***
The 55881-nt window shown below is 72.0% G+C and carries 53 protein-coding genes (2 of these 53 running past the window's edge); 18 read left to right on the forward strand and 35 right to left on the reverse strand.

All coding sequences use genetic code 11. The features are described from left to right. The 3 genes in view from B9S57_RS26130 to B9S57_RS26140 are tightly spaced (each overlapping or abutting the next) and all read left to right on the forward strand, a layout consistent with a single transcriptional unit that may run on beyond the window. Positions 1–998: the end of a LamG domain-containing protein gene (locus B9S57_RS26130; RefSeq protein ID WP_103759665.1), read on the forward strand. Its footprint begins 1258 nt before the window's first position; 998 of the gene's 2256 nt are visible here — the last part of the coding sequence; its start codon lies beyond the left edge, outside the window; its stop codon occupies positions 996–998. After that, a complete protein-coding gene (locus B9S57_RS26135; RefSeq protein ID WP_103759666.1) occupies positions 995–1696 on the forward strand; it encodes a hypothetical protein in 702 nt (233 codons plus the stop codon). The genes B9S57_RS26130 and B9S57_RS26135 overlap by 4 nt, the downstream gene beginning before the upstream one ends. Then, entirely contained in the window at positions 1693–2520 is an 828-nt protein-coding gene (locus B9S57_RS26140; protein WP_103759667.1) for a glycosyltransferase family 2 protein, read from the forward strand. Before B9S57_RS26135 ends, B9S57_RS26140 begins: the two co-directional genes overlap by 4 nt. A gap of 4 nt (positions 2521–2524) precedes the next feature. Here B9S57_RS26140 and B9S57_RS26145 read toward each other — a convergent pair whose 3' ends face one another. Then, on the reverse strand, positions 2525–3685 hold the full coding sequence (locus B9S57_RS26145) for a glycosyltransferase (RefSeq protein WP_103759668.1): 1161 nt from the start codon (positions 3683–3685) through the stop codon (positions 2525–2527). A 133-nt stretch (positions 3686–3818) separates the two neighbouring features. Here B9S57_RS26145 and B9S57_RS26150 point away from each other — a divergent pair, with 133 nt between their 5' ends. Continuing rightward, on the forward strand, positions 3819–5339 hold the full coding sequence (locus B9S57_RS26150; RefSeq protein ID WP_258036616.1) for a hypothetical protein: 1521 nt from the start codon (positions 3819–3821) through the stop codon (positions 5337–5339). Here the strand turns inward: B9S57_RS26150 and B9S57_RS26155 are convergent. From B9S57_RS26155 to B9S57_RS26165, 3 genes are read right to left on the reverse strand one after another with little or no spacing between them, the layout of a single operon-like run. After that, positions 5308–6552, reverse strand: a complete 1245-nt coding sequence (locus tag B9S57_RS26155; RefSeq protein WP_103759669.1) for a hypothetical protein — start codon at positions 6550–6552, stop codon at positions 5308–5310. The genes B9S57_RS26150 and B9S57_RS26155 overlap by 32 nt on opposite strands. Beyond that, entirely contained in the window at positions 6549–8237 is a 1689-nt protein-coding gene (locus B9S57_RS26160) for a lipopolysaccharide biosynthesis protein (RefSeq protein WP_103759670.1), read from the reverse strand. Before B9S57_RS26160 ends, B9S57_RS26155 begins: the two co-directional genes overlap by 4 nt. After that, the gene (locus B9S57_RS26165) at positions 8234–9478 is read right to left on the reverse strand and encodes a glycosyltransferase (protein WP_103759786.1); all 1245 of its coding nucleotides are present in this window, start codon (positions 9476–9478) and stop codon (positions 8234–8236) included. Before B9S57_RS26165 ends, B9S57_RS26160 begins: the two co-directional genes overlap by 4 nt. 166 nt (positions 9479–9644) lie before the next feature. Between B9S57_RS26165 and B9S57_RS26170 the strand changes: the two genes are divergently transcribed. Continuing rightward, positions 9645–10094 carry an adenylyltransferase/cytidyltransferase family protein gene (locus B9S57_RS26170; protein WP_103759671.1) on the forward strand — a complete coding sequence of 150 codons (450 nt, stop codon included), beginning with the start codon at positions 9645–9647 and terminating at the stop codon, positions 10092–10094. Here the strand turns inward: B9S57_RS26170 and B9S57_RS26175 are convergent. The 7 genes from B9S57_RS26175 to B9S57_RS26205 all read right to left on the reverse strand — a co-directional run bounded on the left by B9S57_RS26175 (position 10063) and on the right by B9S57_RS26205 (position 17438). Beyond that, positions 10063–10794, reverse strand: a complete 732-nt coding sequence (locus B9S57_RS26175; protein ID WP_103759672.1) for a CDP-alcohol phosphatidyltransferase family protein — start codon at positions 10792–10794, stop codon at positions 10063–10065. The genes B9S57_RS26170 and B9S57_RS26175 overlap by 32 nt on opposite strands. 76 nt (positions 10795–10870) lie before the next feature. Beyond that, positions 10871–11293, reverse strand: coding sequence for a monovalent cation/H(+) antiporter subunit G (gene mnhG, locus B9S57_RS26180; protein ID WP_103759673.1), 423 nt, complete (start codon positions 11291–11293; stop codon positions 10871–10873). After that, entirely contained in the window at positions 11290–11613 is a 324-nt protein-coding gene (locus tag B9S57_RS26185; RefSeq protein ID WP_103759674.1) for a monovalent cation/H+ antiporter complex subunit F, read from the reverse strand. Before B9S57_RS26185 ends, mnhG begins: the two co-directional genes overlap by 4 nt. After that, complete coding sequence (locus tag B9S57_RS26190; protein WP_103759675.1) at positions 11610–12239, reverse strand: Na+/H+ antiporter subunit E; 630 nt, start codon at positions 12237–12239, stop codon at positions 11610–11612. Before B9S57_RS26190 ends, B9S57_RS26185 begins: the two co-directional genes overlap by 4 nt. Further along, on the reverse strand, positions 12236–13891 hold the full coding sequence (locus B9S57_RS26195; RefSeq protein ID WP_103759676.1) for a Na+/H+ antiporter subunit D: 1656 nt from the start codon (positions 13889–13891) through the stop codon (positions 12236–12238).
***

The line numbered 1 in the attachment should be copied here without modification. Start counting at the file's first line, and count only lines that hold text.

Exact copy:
The 55881-nt window shown below is 72.0% G+C and carries 53 protein-coding genes (2 of these 53 running past the window's edge); 18 read left to right on the forward strand and 35 right to left on the reverse strand.